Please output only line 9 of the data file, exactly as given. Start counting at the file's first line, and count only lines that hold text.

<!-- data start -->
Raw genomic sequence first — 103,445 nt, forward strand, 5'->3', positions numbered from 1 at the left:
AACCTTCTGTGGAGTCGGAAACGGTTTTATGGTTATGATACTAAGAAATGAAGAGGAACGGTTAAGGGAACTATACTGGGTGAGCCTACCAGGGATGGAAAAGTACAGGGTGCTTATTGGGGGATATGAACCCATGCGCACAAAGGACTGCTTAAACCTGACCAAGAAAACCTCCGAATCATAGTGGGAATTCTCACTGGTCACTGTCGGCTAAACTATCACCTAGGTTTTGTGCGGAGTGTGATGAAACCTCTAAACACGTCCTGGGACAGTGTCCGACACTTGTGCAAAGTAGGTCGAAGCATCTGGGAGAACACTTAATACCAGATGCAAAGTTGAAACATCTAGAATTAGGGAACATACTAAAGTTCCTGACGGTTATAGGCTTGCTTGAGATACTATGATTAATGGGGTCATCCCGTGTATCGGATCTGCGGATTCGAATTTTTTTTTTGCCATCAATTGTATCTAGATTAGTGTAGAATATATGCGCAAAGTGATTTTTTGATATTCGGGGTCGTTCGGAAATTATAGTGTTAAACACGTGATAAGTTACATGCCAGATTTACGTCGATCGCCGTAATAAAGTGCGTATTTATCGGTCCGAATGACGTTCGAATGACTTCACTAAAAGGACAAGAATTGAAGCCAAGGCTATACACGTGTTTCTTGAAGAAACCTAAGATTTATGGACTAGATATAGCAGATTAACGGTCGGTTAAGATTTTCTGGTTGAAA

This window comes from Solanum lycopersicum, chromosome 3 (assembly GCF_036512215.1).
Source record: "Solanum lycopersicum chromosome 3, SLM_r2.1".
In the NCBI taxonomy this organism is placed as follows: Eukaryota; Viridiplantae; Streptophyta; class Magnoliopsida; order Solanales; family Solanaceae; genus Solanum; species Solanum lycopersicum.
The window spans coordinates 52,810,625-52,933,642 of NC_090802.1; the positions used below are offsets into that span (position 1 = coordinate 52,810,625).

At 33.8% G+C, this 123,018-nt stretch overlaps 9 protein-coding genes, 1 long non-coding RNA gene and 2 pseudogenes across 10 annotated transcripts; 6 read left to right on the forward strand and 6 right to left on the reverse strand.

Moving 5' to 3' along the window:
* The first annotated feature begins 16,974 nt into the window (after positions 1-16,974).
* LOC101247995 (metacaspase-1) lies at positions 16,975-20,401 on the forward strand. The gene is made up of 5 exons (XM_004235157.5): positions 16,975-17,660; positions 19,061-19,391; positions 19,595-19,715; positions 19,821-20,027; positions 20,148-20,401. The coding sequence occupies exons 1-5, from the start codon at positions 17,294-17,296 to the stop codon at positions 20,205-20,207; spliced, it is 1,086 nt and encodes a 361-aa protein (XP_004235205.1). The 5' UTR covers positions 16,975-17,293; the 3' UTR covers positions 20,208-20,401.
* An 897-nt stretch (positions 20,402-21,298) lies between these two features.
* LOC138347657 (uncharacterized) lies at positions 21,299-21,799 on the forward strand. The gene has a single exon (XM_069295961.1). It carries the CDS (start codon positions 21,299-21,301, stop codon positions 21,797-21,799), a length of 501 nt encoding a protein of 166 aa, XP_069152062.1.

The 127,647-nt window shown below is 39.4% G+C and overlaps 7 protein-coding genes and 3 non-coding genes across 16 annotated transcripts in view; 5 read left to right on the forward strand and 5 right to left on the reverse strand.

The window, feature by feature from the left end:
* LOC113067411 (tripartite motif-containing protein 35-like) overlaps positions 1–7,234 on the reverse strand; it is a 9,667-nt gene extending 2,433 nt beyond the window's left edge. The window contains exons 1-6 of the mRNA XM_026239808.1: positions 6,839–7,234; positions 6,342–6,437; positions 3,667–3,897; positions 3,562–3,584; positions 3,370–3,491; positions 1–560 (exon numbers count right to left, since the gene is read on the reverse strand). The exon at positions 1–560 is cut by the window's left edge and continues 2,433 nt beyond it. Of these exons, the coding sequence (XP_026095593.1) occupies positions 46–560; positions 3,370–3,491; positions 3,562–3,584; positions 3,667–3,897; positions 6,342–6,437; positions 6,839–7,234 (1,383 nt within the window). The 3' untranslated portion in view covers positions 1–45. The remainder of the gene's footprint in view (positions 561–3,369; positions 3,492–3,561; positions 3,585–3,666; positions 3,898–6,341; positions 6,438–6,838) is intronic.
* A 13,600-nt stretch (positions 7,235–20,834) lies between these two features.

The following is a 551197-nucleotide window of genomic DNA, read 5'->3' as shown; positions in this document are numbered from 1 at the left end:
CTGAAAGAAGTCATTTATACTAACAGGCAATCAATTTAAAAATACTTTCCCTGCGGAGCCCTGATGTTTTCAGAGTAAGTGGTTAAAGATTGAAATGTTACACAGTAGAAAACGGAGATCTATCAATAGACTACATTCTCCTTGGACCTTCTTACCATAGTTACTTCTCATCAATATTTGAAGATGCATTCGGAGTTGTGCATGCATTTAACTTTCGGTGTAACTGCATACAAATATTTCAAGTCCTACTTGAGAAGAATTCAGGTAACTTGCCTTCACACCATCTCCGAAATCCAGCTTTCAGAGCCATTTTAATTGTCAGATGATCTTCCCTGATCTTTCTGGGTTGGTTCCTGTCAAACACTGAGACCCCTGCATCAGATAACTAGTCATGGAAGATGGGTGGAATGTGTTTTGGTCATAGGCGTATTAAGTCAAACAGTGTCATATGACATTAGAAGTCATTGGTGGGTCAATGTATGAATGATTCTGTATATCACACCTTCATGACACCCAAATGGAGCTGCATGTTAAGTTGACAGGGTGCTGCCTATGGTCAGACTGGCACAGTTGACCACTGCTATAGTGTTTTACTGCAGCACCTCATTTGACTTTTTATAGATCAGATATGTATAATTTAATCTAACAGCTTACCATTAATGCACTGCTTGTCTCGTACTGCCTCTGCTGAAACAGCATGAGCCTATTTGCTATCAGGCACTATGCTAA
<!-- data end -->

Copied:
* The first annotated feature begins 16,974 nt into the window (after positions 1-16,974).